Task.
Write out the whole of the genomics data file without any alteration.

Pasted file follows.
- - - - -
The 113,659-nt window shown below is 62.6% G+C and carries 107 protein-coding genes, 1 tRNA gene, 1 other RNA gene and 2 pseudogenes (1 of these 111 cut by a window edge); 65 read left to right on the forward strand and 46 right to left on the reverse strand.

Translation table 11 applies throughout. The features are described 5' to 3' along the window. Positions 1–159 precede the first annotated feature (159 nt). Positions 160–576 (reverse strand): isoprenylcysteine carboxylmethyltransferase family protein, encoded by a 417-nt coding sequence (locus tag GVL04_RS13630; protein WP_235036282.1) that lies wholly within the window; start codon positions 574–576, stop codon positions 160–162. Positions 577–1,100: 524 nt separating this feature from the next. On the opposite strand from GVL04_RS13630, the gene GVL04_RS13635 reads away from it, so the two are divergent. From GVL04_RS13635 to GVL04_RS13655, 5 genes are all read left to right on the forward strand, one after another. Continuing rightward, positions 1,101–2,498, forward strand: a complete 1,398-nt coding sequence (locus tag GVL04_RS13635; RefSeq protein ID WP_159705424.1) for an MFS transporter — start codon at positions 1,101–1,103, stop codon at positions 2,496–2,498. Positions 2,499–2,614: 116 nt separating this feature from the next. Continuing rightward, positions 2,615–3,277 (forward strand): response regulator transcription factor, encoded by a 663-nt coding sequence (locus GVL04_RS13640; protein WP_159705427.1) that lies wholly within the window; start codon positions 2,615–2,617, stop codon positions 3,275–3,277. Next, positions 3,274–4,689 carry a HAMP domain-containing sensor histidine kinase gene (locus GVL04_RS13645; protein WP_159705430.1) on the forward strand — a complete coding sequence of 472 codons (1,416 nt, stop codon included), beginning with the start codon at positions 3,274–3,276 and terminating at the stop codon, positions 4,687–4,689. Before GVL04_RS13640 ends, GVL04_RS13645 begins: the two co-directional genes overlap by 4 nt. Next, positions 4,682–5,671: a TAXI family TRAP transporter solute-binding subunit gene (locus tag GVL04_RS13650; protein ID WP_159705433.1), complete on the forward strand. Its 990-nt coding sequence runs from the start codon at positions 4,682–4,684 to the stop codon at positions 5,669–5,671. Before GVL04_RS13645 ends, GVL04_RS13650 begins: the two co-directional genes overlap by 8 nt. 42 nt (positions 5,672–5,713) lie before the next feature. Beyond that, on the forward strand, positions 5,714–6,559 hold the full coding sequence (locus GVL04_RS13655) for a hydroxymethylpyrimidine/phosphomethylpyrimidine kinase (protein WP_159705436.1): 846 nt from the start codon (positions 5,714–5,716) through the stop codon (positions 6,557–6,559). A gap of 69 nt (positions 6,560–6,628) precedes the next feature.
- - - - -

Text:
The 113,659-nt window shown below is 62.6% G+C and carries 107 protein-coding genes, 1 tRNA gene, 1 other RNA gene and 2 pseudogenes (1 of these 111 cut by a window edge); 65 read left to right on the forward strand and 46 right to left on the reverse strand.

Translation table 11 applies throughout. The features are described 5' to 3' along the window. Positions 1–159 precede the first annotated feature (159 nt). Positions 160–576 (reverse strand): isoprenylcysteine carboxylmethyltransferase family protein, encoded by a 417-nt coding sequence (locus tag GVL04_RS13630; protein WP_235036282.1) that lies wholly within the window; start codon positions 574–576, stop codon positions 160–162. Positions 577–1,100: 524 nt separating this feature from the next. On the opposite strand from GVL04_RS13630, the gene GVL04_RS13635 reads away from it, so the two are divergent. From GVL04_RS13635 to GVL04_RS13655, 5 genes are all read left to right on the forward strand, one after another. Continuing rightward, positions 1,101–2,498, forward strand: a complete 1,398-nt coding sequence (locus tag GVL04_RS13635; RefSeq protein ID WP_159705424.1) for an MFS transporter — start codon at positions 1,101–1,103, stop codon at positions 2,496–2,498. Positions 2,499–2,614: 116 nt separating this feature from the next. Continuing rightward, positions 2,615–3,277 (forward strand): response regulator transcription factor, encoded by a 663-nt coding sequence (locus GVL04_RS13640; protein WP_159705427.1) that lies wholly within the window; start codon positions 2,615–2,617, stop codon positions 3,275–3,277. Next, positions 3,274–4,689 carry a HAMP domain-containing sensor histidine kinase gene (locus GVL04_RS13645; protein WP_159705430.1) on the forward strand — a complete coding sequence of 472 codons (1,416 nt, stop codon included), beginning with the start codon at positions 3,274–3,276 and terminating at the stop codon, positions 4,687–4,689. Before GVL04_RS13640 ends, GVL04_RS13645 begins: the two co-directional genes overlap by 4 nt. Next, positions 4,682–5,671: a TAXI family TRAP transporter solute-binding subunit gene (locus tag GVL04_RS13650; protein ID WP_159705433.1), complete on the forward strand. Its 990-nt coding sequence runs from the start codon at positions 4,682–4,684 to the stop codon at positions 5,669–5,671. Before GVL04_RS13645 ends, GVL04_RS13650 begins: the two co-directional genes overlap by 8 nt. 42 nt (positions 5,672–5,713) lie before the next feature. Beyond that, on the forward strand, positions 5,714–6,559 hold the full coding sequence (locus GVL04_RS13655) for a hydroxymethylpyrimidine/phosphomethylpyrimidine kinase (protein WP_159705436.1): 846 nt from the start codon (positions 5,714–5,716) through the stop codon (positions 6,557–6,559). A gap of 69 nt (positions 6,560–6,628) precedes the next feature.